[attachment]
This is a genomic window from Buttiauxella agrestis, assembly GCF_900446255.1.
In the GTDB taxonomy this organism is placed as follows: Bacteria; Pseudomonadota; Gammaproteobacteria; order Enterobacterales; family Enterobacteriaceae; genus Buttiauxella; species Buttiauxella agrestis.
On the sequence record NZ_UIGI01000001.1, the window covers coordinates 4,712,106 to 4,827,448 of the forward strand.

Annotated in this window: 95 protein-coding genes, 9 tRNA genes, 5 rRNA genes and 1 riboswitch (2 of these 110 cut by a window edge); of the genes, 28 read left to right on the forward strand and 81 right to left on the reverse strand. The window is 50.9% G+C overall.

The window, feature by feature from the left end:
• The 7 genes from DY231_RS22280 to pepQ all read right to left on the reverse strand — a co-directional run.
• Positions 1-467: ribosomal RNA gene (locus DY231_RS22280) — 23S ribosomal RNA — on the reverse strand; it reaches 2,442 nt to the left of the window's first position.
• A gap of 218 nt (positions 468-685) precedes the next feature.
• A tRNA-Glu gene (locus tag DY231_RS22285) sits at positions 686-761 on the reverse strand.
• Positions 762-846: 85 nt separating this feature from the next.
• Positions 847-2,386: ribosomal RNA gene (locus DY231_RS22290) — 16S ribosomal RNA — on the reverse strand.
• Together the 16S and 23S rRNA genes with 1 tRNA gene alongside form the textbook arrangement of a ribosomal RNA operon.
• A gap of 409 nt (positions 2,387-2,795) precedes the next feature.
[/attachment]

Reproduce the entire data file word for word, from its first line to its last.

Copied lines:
This is a genomic window from Buttiauxella agrestis, assembly GCF_900446255.1.
In the GTDB taxonomy this organism is placed as follows: Bacteria; Pseudomonadota; Gammaproteobacteria; order Enterobacterales; family Enterobacteriaceae; genus Buttiauxella; species Buttiauxella agrestis.
On the sequence record NZ_UIGI01000001.1, the window covers coordinates 4,712,106 to 4,827,448 of the forward strand.

Annotated in this window: 95 protein-coding genes, 9 tRNA genes, 5 rRNA genes and 1 riboswitch (2 of these 110 cut by a window edge); of the genes, 28 read left to right on the forward strand and 81 right to left on the reverse strand. The window is 50.9% G+C overall.

The window, feature by feature from the left end:
• The 7 genes from DY231_RS22280 to pepQ all read right to left on the reverse strand — a co-directional run.
• Positions 1-467: ribosomal RNA gene (locus DY231_RS22280) — 23S ribosomal RNA — on the reverse strand; it reaches 2,442 nt to the left of the window's first position.
• A gap of 218 nt (positions 468-685) precedes the next feature.
• A tRNA-Glu gene (locus tag DY231_RS22285) sits at positions 686-761 on the reverse strand.
• Positions 762-846: 85 nt separating this feature from the next.
• Positions 847-2,386: ribosomal RNA gene (locus DY231_RS22290) — 16S ribosomal RNA — on the reverse strand.
• Together the 16S and 23S rRNA genes with 1 tRNA gene alongside form the textbook arrangement of a ribosomal RNA operon.
• A gap of 409 nt (positions 2,387-2,795) precedes the next feature.